ECOT Brought Woes on Itself
There should be no such thing as “too big to fail” when it comes to educating our children. Yet that seems to be the only argument left to the Electronic Classroom of Tomorrow in Ohio.
ECOT officials say that without some financial relief, they will have to shut down within days, perhaps even today. But the relief they want is from the state of Ohio — and it simply cannot be provided.
During the wild West days of charter schools in the Buckeye State, when it was easy to collect taxpayers’ money for running a private school even if the operator could not prove he was getting results, ECOT built up quite a following for its exclusively online classes. By the thousands, Ohio students left traditional classrooms in public schools and began relying on ECOT.
But for many years, ECOT officials have not been able to prove their students were spending the state-required amount of time logged in to their online “classrooms.” In some cases, ECOT was claiming state funds for students who were not enrolled at all.
That first was brought to the public’s attention in many years ago, according to a published report. For too long, little was done about the problem.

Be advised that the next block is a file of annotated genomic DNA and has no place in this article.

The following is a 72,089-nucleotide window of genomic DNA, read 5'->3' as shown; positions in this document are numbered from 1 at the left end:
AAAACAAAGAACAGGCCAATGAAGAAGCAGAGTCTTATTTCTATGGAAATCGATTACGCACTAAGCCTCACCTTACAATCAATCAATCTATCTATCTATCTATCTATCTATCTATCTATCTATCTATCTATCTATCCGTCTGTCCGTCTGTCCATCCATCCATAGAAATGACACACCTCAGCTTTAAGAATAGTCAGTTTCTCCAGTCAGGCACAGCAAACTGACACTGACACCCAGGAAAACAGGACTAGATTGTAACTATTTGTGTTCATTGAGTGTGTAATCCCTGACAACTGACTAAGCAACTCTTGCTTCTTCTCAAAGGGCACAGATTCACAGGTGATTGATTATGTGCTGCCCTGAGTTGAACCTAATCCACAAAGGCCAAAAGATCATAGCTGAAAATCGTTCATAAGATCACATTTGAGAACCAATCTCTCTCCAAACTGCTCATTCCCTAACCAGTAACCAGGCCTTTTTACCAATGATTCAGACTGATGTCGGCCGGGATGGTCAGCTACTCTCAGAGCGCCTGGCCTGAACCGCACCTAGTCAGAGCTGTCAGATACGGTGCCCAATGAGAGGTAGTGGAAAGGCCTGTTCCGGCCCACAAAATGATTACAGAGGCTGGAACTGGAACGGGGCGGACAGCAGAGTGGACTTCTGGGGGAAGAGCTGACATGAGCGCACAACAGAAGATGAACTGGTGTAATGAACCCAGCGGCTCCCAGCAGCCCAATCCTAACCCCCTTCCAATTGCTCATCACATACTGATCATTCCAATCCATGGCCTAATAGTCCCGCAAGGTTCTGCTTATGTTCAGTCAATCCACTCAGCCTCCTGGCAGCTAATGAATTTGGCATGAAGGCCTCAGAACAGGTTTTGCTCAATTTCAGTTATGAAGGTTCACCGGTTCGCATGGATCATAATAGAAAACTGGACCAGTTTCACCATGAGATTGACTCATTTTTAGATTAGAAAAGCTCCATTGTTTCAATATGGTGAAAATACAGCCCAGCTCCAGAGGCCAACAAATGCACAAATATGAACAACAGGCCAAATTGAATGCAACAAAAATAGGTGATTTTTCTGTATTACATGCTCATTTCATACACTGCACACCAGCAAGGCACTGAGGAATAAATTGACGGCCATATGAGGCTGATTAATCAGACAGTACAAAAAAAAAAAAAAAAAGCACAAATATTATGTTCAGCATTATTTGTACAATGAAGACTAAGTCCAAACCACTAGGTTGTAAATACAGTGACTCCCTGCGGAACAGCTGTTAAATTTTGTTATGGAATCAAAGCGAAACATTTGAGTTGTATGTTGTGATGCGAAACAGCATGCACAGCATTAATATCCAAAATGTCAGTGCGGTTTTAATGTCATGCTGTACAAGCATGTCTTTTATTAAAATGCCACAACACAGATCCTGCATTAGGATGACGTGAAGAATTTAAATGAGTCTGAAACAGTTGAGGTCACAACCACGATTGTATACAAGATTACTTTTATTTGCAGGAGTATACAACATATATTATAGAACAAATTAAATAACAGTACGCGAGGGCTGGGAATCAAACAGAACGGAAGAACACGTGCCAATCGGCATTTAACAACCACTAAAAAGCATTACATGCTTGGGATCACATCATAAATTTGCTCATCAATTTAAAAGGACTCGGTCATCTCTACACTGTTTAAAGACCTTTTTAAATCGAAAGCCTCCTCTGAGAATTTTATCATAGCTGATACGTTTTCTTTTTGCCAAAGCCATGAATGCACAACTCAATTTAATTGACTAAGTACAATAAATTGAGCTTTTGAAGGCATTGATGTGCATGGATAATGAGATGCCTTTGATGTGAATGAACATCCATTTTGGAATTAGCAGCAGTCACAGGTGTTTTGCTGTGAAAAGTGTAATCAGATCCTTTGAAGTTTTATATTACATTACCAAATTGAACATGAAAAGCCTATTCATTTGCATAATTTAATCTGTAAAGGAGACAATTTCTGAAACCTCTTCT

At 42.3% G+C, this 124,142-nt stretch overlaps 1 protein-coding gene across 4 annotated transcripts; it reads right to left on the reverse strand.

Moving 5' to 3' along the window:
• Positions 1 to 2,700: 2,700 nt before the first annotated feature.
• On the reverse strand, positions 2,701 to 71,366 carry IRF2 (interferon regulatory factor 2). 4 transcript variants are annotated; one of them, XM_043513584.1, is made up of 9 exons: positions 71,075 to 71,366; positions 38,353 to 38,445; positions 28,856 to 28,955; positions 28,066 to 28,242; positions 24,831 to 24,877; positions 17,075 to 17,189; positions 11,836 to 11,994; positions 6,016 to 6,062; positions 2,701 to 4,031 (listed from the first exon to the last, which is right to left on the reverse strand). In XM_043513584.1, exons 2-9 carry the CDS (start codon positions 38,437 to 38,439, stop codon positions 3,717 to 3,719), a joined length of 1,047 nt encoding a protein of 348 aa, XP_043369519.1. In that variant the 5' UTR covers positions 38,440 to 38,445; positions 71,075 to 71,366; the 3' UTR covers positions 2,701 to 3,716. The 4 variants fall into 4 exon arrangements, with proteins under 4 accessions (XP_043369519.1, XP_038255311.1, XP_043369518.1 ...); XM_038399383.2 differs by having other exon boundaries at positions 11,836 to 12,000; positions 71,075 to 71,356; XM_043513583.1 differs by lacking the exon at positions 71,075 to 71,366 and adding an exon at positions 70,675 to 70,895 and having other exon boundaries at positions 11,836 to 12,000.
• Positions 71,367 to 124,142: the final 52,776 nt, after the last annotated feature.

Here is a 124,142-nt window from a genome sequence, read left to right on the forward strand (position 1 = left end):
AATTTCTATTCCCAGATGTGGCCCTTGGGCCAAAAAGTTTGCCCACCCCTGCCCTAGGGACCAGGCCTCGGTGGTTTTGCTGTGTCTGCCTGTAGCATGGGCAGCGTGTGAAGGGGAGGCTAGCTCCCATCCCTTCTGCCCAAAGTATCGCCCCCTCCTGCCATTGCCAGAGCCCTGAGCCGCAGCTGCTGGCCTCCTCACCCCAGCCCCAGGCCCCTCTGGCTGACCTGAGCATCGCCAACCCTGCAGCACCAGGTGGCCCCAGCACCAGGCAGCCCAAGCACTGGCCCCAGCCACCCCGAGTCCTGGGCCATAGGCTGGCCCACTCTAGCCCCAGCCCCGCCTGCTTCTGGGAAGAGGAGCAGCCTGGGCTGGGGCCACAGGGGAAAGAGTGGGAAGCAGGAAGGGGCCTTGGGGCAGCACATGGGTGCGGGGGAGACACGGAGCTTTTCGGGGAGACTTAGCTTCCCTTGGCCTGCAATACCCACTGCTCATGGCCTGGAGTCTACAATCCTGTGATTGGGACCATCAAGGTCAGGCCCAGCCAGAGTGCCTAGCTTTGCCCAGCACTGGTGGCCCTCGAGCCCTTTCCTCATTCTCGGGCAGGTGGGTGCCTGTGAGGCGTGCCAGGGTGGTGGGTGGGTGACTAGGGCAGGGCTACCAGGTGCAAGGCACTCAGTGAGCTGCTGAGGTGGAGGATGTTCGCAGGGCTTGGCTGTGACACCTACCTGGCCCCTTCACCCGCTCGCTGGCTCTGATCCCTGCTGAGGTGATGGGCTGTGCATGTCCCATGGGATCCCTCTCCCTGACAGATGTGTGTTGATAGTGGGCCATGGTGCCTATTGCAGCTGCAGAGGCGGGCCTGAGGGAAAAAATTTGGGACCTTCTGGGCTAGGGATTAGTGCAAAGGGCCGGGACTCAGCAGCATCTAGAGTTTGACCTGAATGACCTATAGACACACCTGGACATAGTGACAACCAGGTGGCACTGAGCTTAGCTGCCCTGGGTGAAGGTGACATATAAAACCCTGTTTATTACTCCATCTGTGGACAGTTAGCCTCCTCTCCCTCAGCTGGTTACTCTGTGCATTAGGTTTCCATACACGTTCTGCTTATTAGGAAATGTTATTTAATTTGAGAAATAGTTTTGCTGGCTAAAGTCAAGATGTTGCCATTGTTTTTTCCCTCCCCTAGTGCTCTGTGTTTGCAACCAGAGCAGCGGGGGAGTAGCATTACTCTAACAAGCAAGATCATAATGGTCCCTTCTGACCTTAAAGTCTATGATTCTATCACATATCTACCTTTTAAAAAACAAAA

Finally, in 2016, state Department of Education officials began demanding accountability from ECOT. After examining the school’s records, the DOE concluded ECOT was claiming payments for 15,322 full-time students — but could only verify 6,313 of them.
So the state sued ECOT, demanding that millions of dollars in state subsidies be returned. Now, the DOE is withholding $2.5 million a month from its payments to the school, in an effort to recoup some of the taxpayers’ money paid wrongly during the 2015-16 school year.
ECOT’s owner had the gall to file what amounted to a countersuit. In it, he made the incredible claim that the state had no right to be checking ECOT’s records on student log-ins to the system.
Of course it does, the same as state officials have a responsibility to check public school enrollments and make support payments based on actual students, not just those being claimed.
It has reached the point that ECOT officials say their finances may force them to close. That would leave as many as 12,000 students without education providers.
That could be quite a challenge to public schools and private institutions that, unlike ECOT, try to play by the rules.
Too bad. ECOT should have been shut down long ago. The only thing state officials have to answer for is why it took them so long to crack down.